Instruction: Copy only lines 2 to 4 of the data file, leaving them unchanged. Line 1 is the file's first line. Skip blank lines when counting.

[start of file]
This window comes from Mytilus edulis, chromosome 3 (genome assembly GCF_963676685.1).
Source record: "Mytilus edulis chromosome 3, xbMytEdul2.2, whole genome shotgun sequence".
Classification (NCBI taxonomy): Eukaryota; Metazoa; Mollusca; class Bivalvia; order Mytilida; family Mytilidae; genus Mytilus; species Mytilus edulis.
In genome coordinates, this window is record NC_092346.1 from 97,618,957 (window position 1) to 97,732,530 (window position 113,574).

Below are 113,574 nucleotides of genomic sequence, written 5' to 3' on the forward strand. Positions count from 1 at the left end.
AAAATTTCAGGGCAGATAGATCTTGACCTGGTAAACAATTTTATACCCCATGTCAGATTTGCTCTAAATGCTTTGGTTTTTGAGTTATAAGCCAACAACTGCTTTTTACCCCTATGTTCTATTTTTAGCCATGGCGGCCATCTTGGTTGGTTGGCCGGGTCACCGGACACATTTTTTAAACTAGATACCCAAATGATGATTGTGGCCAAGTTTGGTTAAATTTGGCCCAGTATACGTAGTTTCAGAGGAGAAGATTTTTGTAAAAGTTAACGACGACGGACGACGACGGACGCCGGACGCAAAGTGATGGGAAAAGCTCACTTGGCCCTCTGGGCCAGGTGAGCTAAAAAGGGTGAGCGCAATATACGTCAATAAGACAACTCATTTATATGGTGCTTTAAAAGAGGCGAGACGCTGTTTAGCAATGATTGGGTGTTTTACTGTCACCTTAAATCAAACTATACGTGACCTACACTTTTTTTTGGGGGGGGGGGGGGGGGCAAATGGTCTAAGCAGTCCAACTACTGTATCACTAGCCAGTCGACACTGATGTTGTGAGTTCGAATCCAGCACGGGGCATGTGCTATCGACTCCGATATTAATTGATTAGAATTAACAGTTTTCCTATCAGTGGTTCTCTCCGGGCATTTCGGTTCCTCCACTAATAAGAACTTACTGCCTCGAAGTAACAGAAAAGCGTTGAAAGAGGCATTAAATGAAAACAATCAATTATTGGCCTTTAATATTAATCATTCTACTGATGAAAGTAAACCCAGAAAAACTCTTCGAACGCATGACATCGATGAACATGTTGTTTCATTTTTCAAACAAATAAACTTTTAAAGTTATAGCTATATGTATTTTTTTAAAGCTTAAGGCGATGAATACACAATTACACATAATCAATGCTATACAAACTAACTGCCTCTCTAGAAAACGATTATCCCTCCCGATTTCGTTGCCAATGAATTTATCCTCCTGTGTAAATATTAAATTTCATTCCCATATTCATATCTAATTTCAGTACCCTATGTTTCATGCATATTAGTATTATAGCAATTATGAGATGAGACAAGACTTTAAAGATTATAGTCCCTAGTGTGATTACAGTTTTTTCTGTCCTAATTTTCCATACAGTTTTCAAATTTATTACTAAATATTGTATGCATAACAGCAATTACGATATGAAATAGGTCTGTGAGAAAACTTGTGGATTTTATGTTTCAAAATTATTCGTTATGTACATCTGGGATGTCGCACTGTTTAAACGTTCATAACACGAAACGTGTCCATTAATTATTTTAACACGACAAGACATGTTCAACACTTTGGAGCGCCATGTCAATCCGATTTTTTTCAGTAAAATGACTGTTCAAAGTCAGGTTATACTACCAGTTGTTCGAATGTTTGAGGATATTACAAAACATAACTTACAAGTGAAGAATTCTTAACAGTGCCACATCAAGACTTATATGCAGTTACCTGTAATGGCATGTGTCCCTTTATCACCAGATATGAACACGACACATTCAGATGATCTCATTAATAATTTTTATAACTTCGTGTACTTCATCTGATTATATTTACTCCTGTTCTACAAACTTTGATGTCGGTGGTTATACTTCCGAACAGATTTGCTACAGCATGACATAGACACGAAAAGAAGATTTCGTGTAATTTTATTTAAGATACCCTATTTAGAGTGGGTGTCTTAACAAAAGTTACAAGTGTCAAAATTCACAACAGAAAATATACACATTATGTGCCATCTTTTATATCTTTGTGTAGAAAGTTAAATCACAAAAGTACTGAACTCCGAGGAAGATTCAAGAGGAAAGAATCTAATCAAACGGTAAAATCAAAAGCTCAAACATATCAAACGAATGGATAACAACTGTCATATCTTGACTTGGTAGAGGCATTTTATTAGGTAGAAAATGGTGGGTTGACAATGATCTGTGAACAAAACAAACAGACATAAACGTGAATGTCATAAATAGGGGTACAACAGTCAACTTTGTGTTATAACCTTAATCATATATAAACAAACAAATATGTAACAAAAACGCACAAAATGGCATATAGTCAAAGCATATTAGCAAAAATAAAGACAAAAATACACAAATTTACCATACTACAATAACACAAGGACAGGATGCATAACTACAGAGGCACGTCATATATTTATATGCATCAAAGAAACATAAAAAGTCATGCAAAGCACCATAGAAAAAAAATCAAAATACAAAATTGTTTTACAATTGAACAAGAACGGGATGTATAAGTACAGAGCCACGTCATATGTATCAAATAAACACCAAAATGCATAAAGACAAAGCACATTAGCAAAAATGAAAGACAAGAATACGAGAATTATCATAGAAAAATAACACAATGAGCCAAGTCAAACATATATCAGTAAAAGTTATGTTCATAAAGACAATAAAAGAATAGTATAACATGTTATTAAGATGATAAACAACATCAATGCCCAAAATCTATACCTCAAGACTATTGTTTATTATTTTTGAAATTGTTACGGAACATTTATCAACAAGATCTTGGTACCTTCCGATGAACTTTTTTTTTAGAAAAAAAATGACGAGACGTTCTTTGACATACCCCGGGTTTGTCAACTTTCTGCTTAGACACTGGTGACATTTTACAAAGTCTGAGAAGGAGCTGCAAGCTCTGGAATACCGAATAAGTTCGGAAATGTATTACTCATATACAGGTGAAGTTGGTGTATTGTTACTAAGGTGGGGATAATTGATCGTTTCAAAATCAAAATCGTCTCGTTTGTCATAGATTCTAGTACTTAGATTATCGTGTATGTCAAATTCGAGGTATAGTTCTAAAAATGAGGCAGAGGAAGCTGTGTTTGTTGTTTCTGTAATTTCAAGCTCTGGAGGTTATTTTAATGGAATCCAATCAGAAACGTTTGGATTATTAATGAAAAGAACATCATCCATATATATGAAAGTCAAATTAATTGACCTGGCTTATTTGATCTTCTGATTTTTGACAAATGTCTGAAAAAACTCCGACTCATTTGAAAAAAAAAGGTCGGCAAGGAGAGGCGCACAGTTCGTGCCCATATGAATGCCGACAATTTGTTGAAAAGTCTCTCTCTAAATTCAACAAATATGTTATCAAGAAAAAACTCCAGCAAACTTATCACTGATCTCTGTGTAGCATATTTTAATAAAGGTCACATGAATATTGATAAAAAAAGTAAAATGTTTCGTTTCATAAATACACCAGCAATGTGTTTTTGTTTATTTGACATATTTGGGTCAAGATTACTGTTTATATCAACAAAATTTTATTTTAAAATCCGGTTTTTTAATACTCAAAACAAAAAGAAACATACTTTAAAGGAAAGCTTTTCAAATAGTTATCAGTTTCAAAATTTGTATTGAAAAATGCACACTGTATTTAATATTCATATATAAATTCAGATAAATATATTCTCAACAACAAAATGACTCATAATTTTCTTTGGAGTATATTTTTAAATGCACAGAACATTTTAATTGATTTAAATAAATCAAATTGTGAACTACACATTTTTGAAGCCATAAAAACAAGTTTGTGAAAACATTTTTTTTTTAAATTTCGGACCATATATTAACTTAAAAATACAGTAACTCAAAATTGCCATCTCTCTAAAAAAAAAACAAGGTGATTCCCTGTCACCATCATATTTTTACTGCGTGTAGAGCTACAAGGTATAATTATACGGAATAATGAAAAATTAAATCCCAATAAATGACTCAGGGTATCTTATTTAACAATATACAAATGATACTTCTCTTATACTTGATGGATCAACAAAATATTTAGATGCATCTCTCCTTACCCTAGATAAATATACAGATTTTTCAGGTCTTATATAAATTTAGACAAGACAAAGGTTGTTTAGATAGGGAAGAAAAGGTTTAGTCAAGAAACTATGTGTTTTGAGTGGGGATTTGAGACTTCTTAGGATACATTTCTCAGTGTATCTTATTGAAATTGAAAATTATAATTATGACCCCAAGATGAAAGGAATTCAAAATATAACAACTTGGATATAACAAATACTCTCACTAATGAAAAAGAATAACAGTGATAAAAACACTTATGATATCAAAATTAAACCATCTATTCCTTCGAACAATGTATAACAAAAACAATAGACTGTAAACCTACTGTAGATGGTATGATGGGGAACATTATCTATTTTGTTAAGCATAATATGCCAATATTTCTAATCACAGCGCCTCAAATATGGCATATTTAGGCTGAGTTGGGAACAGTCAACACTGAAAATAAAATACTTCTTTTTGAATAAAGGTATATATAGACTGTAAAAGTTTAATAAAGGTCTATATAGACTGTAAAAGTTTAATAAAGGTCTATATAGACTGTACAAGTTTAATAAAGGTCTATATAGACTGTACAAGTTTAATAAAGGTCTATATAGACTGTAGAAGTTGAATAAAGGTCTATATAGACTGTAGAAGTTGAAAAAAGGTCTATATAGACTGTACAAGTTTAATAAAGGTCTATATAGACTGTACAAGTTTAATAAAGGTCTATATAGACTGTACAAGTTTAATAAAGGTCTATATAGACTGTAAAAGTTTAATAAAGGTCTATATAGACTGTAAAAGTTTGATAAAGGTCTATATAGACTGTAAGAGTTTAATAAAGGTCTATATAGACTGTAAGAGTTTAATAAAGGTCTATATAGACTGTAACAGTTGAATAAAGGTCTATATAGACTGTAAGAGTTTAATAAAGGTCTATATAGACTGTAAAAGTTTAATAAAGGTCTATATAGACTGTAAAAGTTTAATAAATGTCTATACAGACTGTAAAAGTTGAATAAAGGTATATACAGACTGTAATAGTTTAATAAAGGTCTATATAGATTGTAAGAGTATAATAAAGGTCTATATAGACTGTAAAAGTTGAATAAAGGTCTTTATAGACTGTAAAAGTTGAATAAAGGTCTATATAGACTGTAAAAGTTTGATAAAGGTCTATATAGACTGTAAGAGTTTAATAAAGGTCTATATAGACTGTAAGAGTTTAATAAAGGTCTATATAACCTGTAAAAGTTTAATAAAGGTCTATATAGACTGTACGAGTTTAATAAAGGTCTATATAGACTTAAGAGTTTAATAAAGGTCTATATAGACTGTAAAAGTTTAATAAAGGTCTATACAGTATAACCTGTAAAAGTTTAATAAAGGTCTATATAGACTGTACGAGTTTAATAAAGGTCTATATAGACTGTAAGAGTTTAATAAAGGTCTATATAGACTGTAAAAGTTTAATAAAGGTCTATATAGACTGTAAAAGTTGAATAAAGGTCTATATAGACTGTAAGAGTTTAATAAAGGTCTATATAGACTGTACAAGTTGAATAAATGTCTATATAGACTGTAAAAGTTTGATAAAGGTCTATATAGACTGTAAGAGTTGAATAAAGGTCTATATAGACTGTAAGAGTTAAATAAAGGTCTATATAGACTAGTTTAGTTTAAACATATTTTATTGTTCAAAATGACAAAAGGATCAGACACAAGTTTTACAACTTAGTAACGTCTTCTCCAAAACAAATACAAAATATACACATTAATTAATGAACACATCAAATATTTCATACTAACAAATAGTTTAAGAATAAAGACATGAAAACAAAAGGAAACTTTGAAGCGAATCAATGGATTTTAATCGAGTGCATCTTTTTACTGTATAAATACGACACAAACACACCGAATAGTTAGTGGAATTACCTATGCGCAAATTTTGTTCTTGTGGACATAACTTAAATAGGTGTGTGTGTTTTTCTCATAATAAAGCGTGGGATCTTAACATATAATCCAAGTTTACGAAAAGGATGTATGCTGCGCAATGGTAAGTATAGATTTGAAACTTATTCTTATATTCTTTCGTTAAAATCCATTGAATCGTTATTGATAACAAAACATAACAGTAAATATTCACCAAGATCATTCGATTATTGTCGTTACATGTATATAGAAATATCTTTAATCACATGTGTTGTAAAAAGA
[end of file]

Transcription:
Source record: "Mytilus edulis chromosome 3, xbMytEdul2.2, whole genome shotgun sequence".
Classification (NCBI taxonomy): Eukaryota; Metazoa; Mollusca; class Bivalvia; order Mytilida; family Mytilidae; genus Mytilus; species Mytilus edulis.
In genome coordinates, this window is record NC_092346.1 from 97,618,957 (window position 1) to 97,732,530 (window position 113,574).